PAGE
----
Deeply committed to interdisciplinary studies, the Department of Romance Languages and Literatures at Harvard encourages graduate students to situate literature in the broad context of cultural productions, ranging from the canonical to alternative modes.
Combining a broad knowledge of each literature through diverse course offerings and specialized research working one-on-one with faculty, our graduate programs nurture students’ individual interests. A strong sense of community among students and faculty, particularly within specialties, creates a graduate experience as unique as each chosen dissertation topic. Students pursue research topics in the French and Francophone, Italian, Portuguese and Luso-Brazilian, or Spanish and Latin American literary traditions, alone or in combination, leading to the PhD.
Our students further enjoy the benefits of interaction with history and literature, studies of women, gender, and sexuality, comparative literature, visual and environmental studies, African American studies, and other programs and departments at Harvard.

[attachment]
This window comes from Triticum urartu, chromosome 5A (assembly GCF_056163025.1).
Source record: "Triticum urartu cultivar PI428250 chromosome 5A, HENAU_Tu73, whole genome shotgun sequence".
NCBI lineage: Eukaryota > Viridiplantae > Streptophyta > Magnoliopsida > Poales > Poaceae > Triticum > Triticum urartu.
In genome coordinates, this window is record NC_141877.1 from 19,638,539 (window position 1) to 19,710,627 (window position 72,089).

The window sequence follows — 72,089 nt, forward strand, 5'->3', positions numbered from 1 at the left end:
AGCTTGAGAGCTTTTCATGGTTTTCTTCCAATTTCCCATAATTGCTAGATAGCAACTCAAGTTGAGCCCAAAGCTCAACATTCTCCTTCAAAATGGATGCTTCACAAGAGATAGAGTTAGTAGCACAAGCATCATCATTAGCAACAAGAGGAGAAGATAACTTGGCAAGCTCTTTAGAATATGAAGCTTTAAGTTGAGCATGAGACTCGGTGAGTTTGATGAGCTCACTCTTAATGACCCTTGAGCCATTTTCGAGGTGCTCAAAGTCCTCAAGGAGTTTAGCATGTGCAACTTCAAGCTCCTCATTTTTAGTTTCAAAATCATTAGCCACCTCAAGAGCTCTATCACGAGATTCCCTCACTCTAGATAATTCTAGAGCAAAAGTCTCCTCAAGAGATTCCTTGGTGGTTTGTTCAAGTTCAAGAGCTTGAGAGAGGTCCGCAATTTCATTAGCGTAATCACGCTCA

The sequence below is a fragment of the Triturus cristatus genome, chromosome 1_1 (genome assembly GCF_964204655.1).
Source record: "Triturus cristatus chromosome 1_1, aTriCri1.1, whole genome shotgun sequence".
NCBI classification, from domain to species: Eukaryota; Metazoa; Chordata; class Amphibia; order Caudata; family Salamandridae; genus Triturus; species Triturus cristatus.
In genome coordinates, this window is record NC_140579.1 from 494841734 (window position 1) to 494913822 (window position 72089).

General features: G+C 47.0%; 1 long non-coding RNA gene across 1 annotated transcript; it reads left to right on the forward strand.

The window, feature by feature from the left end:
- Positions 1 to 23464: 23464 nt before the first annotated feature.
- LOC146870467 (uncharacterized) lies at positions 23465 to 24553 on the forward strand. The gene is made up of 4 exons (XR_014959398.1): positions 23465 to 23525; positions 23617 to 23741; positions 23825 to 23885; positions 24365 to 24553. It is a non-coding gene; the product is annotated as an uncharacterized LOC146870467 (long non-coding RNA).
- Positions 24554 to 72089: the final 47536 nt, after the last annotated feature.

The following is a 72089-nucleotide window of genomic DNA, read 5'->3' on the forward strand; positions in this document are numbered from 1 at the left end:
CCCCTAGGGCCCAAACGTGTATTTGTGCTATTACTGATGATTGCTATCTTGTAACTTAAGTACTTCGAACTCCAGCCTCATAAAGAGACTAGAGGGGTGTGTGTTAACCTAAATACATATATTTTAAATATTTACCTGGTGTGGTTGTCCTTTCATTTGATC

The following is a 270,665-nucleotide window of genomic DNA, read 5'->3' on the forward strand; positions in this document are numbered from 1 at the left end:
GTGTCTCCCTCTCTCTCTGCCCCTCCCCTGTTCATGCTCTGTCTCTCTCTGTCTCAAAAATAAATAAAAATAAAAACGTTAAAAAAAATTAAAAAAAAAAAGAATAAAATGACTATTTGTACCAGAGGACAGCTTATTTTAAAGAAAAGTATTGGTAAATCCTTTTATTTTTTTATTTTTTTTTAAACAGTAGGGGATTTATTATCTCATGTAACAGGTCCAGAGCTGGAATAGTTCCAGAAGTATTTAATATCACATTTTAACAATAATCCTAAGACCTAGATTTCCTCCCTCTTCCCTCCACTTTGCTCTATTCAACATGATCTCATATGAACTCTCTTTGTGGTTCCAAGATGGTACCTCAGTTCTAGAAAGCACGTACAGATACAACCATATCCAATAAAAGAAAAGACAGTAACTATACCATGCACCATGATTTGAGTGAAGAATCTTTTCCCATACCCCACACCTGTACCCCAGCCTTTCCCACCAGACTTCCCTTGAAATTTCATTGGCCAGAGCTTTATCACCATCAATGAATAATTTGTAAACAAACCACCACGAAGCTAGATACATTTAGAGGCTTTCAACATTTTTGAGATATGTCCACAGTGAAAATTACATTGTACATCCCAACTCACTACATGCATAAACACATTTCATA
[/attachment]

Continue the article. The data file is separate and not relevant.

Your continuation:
Admission to the graduate program is based on merit alone. Every offer of admission is accompanied by an offer of full financial aid, consisting of stipend and/or teaching salary, tuition and health fees, and supplemental fellowships available competitively. We also encourage our students to travel and spend time abroad, through our exchange programs with various institutions in France, Italy, Spain, and Latin America, or through other forms of financial and institutional support.
When applying, you must include a writing sample of your best scholarly work in your chosen language of study, not to exceed 15 to 20 double spaced pages, which may be written either in the target language or in English.
Prospective applicants in Romance Languages and Literatures often ask about criteria for admissions decisions. The committees assess scholarly promise based on each student's dossier as a whole. We expect high GRE scores of our applicants. We consider test scores to serve as likely indices of academic potential, but also place them in the context of the candidate’s overall profile.
To all applicants holding previous master’s degrees: At the end of the first year of studies, students may formally request credit for up to four semester-long courses taken elsewhere.